At the foot of the inscription there is the name HELIOS, the Sun, and we may probably see in it a trace of that adoption of the worship of Mithras, or the sun, as the visible symbol of Deity, which, first becoming known to the Romans in the time of Pompeius, led to the general reception of the Dies Solis (= Sunday) as the first day of the Roman week, and which, even in the case of Constantine, mingled with the earlier stages of his progress towards the faith of Christ. (See Note on Acts 17:23.) The narrative that follows implies that the prudence or discernment which distinguished the proconsul may well have shown itself in such a recognition of the unity of the Godhead; and it is worthy of note that M. de Cesnola (Cyprus, p. 425) discovered at Soli, in the same island, another inscription, bearing the name of Paulus the Proconsul, who may, perhaps, be identified with the Sergius Paulus of this narrative.

Verse 4. - Went down to for departed unto, A.V. (κατῆλθον). Seleucia was the sea-port of Antioch, about sixteen miles from it, and five miles north of the mouth of the Orontes. It was a free city by a grant from Pompey. It is now in ruins, but "the masonry of the once magnificent port of Seleucia is in so good a state that" it might be repaired and cleared out "for about £31,000" (Colonel Chesney, quoted in Lewin, 1. p. 119). They sailed to Cyprus. Barnabas, no doubt, took the lead, and was naturally drawn to his native island of Cyprus - within a hundred miles of Seleucia, and, on a clear day, visible from it. The number of Jews in the island, and the partial evangelization of it which had already taken place (Acts 11:19, 20), and which promised them assistance and support, no doubt further influenced them. John Mark went with them, as we learn from the fifth and thirteenth verses, and possibly other brethren as deacons and ministers (see next note). They sailed straight to Salamis, "a convenient and capacious harbor," in the center of the eastern end of the island, and the principal or one of the principal towns. It had a large population of Jews. It was destroyed in the reign of Trajan, in consequence of a terrible insurrection of the Jews, in which they massacred 240,000 of the Gentile population. No Jew was ever after allowed to land in Cyprus. So they being sent forth of the Holy Ghost,.... This is said, lest it should be thought they were sent by men; it was the Holy Ghost that moved the prophets at Antioch to separate them from them, and to send them away; and who inclined their minds to go, and directed them what course to steer: and accordingly they

departed to Seleucia; which was a city of Syria, called by Pliny, Seleucia Pieria (d); it had its name from Seleucus Nicanor, king of Egypt, who was the builder of it: it was not far from Antioch, it is said to be twenty four miles from it; it is the first city of Syria from Cilicia, and was situated at the mouth of the river Orontes; wherefore Saul and Barnabas made no stay here; and it seems that their coming hither was only in order to take shipping for the island of Cyprus; for Seleucia was upon the sea coast, as appears from:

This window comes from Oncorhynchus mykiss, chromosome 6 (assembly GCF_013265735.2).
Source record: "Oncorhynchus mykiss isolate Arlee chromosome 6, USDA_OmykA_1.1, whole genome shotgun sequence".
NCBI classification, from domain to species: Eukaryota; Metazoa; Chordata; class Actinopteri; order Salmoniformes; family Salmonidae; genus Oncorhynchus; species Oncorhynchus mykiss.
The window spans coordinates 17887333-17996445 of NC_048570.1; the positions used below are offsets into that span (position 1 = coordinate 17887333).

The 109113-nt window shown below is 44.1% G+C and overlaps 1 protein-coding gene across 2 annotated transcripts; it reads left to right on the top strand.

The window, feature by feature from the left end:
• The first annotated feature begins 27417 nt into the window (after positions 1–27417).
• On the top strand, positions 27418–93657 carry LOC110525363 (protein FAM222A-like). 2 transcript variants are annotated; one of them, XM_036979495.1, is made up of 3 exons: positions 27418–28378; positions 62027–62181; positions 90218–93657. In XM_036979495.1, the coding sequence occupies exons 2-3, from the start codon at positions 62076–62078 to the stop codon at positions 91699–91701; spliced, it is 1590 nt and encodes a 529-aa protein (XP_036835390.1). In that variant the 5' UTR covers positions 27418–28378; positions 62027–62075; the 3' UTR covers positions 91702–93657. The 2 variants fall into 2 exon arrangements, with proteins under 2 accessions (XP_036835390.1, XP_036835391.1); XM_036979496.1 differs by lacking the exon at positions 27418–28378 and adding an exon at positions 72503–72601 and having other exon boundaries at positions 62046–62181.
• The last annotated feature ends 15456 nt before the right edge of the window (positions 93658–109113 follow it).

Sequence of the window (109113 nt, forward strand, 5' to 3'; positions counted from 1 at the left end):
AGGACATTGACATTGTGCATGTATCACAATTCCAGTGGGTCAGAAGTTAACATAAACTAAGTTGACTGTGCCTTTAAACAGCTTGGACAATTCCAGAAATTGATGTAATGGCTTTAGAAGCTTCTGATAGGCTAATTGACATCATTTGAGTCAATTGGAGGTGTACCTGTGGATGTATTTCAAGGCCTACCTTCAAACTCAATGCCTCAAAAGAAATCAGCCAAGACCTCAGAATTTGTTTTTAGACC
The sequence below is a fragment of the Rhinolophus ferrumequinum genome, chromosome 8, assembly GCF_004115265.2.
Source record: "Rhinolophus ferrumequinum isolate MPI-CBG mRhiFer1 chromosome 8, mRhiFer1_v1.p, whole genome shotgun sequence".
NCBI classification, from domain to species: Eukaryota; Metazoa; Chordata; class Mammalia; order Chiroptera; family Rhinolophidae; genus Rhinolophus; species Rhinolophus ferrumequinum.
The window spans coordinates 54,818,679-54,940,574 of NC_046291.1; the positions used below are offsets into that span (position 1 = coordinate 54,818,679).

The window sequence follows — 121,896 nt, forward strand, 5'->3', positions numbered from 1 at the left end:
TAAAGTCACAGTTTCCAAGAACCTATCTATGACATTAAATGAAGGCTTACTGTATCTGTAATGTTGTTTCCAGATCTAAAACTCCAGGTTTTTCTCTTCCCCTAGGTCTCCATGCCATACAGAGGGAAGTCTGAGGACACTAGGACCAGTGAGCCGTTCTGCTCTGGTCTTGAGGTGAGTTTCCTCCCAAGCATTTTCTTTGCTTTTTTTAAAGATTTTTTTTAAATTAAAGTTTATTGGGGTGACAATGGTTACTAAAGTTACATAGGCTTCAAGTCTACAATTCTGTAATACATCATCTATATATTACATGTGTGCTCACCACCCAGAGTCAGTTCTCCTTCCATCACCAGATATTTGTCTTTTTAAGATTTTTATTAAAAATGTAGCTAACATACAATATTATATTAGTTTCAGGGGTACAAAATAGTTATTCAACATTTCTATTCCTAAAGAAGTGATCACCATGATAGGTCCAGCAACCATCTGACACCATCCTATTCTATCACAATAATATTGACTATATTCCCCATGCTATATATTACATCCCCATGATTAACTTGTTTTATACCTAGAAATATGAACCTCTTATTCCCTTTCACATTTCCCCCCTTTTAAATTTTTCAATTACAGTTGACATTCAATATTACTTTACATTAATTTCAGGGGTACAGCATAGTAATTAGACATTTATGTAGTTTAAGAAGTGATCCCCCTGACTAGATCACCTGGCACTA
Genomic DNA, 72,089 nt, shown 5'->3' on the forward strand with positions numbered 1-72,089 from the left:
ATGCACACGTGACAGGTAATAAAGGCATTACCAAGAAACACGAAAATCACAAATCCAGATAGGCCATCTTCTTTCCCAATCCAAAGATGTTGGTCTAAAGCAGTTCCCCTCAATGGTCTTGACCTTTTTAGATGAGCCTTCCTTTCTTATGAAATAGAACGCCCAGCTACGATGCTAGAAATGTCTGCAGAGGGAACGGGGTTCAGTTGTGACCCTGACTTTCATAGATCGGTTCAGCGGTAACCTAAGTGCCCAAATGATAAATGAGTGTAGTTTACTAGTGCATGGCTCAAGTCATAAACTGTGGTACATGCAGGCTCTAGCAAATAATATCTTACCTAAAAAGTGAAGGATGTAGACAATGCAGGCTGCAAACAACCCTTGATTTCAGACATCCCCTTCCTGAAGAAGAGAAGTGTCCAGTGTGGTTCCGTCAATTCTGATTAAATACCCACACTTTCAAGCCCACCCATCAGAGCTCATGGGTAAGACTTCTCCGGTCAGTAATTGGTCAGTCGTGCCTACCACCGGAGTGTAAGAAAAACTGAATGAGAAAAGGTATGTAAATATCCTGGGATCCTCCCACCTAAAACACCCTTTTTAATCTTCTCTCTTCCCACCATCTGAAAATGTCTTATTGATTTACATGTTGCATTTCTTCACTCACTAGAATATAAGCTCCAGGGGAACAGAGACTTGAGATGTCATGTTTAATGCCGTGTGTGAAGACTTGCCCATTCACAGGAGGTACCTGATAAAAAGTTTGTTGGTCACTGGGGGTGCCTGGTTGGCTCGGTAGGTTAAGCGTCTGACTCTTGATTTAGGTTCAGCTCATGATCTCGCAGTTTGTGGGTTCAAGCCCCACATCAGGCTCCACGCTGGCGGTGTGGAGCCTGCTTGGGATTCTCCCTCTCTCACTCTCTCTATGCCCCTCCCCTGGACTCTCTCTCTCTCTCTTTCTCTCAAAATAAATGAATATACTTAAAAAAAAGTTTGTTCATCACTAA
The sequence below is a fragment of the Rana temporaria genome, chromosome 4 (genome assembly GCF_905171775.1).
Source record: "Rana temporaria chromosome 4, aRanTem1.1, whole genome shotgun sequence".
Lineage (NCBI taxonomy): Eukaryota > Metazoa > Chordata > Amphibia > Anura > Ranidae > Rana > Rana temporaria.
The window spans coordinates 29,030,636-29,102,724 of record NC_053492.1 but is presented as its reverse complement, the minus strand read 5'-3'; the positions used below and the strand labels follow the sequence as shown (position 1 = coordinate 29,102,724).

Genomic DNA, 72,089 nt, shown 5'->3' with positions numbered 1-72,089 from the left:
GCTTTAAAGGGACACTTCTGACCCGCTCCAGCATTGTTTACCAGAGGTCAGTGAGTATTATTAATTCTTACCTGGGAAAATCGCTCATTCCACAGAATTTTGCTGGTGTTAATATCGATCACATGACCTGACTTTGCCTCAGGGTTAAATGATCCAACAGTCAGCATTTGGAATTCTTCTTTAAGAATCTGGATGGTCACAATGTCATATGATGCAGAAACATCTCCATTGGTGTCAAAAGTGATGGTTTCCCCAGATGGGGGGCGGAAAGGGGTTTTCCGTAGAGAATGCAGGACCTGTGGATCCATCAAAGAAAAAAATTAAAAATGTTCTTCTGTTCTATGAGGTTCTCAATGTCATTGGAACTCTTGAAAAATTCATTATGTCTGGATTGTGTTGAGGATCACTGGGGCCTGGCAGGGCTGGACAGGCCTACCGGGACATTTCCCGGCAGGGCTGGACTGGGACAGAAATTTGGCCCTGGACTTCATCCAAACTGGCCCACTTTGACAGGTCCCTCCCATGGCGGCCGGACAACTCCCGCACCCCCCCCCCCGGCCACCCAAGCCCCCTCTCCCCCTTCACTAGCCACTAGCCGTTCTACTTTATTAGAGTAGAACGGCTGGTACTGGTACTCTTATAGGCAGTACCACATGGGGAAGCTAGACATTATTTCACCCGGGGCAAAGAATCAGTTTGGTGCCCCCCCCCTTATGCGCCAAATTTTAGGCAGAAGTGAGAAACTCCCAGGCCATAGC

"King Ptolemee therefore, having gotten the dominion of the cities by the sea unto Seleucia upon the sea coast, imagined wicked counsels against Alexander.'' (1 Maccabees 11:8)

and was the proper place to set sail from to Cyprus. So we read of Apollonius Tyaneus and his companions (e), that

"they went down to the sea by Seleucia, where having got a ship, "they sailed to Cyprus:" and so it follows here,''

and from thence they sailed to Cyprus; an island in the Mediterranean sea, the native country of Barnabas, Acts 4:36 See Gill on Acts 4:36.

(d) L. 5. c. 12, 21. (e) Philostrat. Vita Apollon. l. 3. c. 16. Ac 13:4-12. Arriving in Cyprus They Preach in the Synagogues of Salamis—At Paphos, Elymas Is Struck Blind, and the Governor of the Island Is Converted.

4, 5. departed unto Seleucia—the seaport of Antioch, from which it lay nearly due west fifteen miles, and five from the Mediterranean shore, on the river Orontes.

thence sailed to Cyprus—whose high mountain summits are easily seen in clear weather from the coast [Colonel Chesney in Howson]. "Four reasons may have induced them to turn in first to this island: (1) Its nearness to the mainland; (2) It was the native place of Barnabas, and since the time when Andrew found his brother Simon, and brought him to Jesus, and "Jesus loved Martha, and her sister, and Lazarus," family ties had not been without effect on the progress of the Gospel. (3) It could not be unnatural to suppose that the truth would be welcomed in Cyprus when brought by Barnabas and his kinsman Mark, to their own connections or friends. The Jews were numerous in Salamis. By sailing to that city, they were following the track of the synagogues; and though their mission was chiefly to the Gentiles, their surest course for reaching them was through the proselytes and Hellenizing Jews. (4) Some of the Cypriotes were already Christians. Indeed, no one place out of Palestine, except Antioch, had been so honorably associated with the work of successful evangelization" [Howson].13:4-13 Satan is in a special manner busy with great men and men in power, to keep them from being religious, for their example will influence many. Saul is here for the first time called Paul, and never after Saul. Saul was his name as he was a Hebrew; Paul was his name as he was a citizen of Rome. Under the direct influence of the Holy Ghost, he gave Elymas his true character, but not in passion. A fulness of deceit and mischief together, make a man indeed a child of the devil. And those who are enemies to the doctrine of Jesus, are enemies to all righteousness; for in it all righteousness is fulfilled. The ways of the Lord Jesus are the only right ways to heaven and happiness. There are many who not only wander from these ways themselves, but set others against these ways. They commonly are so hardened, that they will not cease to do evil. The proconsul was astonished at the force of the doctrine upon his own heart and conscience, and at the power of God by which it was confirmed. The doctrine of Christ astonishes; and the more we know of it, the more reason we shall see to wonder at it. Those who put their hand to the plough and look back, are not fit for the kingdom of God. Those who are not prepared to face opposition, and to endure hardship, are not fitted for the work of the ministry.